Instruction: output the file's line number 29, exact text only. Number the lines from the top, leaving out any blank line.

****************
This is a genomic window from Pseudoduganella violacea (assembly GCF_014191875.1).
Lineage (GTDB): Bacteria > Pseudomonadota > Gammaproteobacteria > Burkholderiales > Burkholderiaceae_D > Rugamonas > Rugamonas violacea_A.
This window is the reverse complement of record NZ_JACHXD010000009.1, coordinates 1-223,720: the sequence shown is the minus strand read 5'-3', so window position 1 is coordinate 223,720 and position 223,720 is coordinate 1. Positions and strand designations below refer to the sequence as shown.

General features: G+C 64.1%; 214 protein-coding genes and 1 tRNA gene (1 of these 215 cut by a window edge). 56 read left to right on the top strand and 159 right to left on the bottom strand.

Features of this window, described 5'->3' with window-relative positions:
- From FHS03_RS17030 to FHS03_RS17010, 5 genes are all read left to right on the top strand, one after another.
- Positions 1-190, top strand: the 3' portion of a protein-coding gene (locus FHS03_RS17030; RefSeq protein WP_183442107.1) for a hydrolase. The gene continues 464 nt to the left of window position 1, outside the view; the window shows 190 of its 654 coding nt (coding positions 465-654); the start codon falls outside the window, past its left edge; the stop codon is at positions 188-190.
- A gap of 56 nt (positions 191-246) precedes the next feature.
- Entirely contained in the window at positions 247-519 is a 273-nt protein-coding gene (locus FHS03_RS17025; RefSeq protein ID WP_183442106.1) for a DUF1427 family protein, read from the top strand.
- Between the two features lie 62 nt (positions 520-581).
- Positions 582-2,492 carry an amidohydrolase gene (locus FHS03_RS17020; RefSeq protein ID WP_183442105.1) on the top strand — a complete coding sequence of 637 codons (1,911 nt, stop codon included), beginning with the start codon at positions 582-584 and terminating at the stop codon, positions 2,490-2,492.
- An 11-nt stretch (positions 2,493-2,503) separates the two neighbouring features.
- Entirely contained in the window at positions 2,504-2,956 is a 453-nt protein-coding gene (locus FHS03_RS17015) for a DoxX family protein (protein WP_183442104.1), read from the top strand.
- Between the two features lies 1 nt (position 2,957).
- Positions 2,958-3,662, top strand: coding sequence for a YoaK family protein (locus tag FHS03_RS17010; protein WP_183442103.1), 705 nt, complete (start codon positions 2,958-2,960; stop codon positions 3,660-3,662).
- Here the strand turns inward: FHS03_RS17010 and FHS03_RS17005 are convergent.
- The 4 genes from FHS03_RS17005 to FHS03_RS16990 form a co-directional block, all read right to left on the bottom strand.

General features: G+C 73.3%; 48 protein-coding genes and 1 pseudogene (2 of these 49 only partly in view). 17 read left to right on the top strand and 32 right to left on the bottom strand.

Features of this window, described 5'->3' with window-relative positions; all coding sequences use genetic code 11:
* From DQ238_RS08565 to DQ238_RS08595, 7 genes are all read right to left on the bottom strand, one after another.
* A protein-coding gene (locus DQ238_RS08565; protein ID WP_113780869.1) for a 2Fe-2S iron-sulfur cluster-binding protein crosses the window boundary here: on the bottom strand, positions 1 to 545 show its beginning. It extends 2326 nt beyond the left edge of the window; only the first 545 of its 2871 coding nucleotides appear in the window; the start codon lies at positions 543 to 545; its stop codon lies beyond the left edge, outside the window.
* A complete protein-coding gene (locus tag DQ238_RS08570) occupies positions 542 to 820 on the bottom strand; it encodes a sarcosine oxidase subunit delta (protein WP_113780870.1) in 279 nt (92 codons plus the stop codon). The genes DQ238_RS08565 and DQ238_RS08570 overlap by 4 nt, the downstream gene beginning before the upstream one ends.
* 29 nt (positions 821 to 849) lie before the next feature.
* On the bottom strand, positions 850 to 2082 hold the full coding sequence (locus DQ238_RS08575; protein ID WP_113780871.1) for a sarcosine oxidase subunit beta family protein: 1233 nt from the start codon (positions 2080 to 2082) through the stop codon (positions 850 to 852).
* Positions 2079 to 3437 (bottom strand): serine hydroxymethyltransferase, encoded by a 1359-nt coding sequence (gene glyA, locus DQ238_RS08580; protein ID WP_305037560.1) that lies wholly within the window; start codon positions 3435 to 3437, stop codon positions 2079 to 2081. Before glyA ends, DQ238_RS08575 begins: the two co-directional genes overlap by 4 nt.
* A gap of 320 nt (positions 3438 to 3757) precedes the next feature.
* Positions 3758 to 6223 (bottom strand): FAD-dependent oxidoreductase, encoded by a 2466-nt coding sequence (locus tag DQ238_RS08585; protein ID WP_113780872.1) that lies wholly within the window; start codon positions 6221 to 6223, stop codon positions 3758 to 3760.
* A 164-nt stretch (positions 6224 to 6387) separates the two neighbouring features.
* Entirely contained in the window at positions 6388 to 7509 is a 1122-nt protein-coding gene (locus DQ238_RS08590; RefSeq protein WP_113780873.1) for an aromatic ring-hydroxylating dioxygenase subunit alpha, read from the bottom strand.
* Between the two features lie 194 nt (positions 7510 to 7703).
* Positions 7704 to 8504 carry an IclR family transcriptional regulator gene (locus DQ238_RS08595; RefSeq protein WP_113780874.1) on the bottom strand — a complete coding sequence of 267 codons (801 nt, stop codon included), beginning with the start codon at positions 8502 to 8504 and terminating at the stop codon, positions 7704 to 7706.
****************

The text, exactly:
* Entirely contained in the window at positions 6388 to 7509 is a 1122-nt protein-coding gene (locus DQ238_RS08590; RefSeq protein WP_113780873.1) for an aromatic ring-hydroxylating dioxygenase subunit alpha, read from the bottom strand.